Think Global, Innovate Local

25 Octo­ber 2017 | Think­ing in New Ways

Glob­al needs. In a recent post for the Druck­er Forum [link], I wrote about a way for any com­pa­ny, team, or indi­vid­ual to begin nextsens­ing [link]:

Many econ­o­mists speak of GDP, the gross domes­tic prod­uct of a coun­try; a few econ­o­mists even talk about the GWP, the gross world prod­uct. Yet, these con­cepts are num­bers-based, not human-based. We can change this. What’s need­ed is a new index that mea­sures the most immi­nent needs of the world and makes it a com­mon­place con­cept, a “Gross Needs Index” (GNI), if you will. But we need more than a list; that is just a tar­get for peo­ple to aim at.

What’s need­ed most is the immer­sion of every­one into an appre­ci­a­tion of the pos­i­tive role of enter­prise in soci­ety and how to use the tools of entre­pre­neur­ship. Where to start? The answer is easy: any­where.

Glob­al needs. I find very few who are will­ing to view their own busi­ness­es via that unique lens. And while there are com­pa­nies ded­i­cat­ed to such a point of view, not that many cor­po­ra­tions are will­ing to think along these lines. For exam­ple, you have to admire the work of the Glob­al Needs Foun­da­tion [link], “a non­prof­it orga­ni­za­tion work­ing to end extreme pover­ty in the world. We believe that edu­ca­tion is key to empow­er­ing the poor around the world and to erad­i­cate pover­ty at its roots.” Then there’s “Glob­al Cit­i­zen [link],” described as “a com­mu­ni­ty of peo­ple like you… Peo­ple who want to learn about and take action on the world’s biggest chal­lenges. Extreme pover­ty ends with you.” Then, there’s the all­nurs­es web­site, which tries to bring one set of glob­al needs to the organisation’s doorstep: “How can nurs­ing address and improve glob­al health­care needs?” [link]

Such enti­ties are altru­is­tic and admirable. They have a spe­cial place in world affairs, and they should not be dis­missed. And they are a good place for any­one to start to think glob­al­ly.

Relat­ed­ly, when I look at the web­site spon­sored by DowDuPont [link], I am stirred by the end­less pos­si­bil­i­ties that exist for the world of busi­ness to take on a world of immense needs. To be clear, DowDuPont is a for-prof­it, pub­licly-trad­ed enter­prise [link] that oper­ates inter­na­tion­al­ly. Its home page makes clear what its mission/vision is: “Work­ing close­ly with our cus­tomers we deliv­er prod­ucts and solu­tions that cre­ate val­ue and com­pet­i­tive advan­tage while pos­i­tive­ly impact­ing the world we live in. Col­lec­tive­ly, our efforts have last­ing results, cre­at­ing high­er per­for­mance for our cus­tomers and reshap­ing the world around us to build a bet­ter future for every­one.” Yet what I admire most about its sci­ence and sus­tain­abil­i­ty page [see link above] is the analy­sis it has giv­en to the con­cept of glob­al needs. Dow lists (and dis­cuss­es) eight areas of con­cern to the com­pa­ny:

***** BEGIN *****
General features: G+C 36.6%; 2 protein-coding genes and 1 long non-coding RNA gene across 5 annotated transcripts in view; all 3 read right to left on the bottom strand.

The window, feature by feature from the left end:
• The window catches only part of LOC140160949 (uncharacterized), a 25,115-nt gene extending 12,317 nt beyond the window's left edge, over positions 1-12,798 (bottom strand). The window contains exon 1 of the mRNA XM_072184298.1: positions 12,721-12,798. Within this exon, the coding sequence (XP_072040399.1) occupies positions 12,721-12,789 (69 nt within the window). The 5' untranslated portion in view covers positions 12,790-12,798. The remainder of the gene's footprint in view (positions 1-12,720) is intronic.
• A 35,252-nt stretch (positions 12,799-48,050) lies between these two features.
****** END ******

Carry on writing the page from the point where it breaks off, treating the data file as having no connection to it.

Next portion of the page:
• Build­ing & Con­struc­tion
  • Con­sumer & Lifestyle
  • Ener­gy & Cli­mate Change
  • Food & Agri­cul­ture
  • Health & Well­ness
  • Infra­struc­ture
  • Trans­porta­tion
  • Water

You may look at the site and see only the “sell, sell, sell” side of DowDuPont (@DowDuPontCo). I want to be more gen­er­ous, although I won­der if DowDuPont real­ly has all of its 55,000 employ­ees think­ing about what they, in their respec­tive busi­ness capac­i­ties, can do to address any of these eight focus areas. Because that is the point, isn’t it? If a com­pa­ny as large as this one can bring the atten­tion, the expe­ri­ence, the smarts, the car­ing, and the imag­i­na­tion of 55,000 peo­ple to a dis­tinct list of glob­al needs, then the plan­et shows promise of being a bet­ter world tomor­row.

Glob­al needs. In my expe­ri­ence, most com­pa­nies tend to think local and inno­vate local. They are myopic and have it back­wards. The trick is to think glob­al­ly and then act from what­ev­er base you have. The Amer­i­can pres­i­dent Theodore Roo­sevelt said it nice­ly: “Do what you can, with what you have, where you are.” My chal­lenge then if for every­one read­ing this post to pre­pare your own list of glob­al needs and then to mull the end­less list of pos­si­ble ways you or your firm could start to address just one of those needs. Put anoth­er way, I won­der what oth­er web­sites by oth­er firms would look like if they, too, took on a glob­al focus.

Note: The Druck­er Forum holds its ninth annu­al meet­ing in Vien­na in mid-Novem­ber. Richard Straub delin­eates per­fect­ly what peo­ple will be dis­cussing at that time. Read his short essay, “Growth & Inclu­sive Pros­per­i­ty” here [link].

Joseph PistruiJoseph Pistrui (@nextsensing) is Pro­fes­sor of Entre­pre­neur­ial Man­age­ment at IE Busi­ness School in Madrid. He also leads the glob­al Nextsens­ing Project, which he found­ed in 2012.

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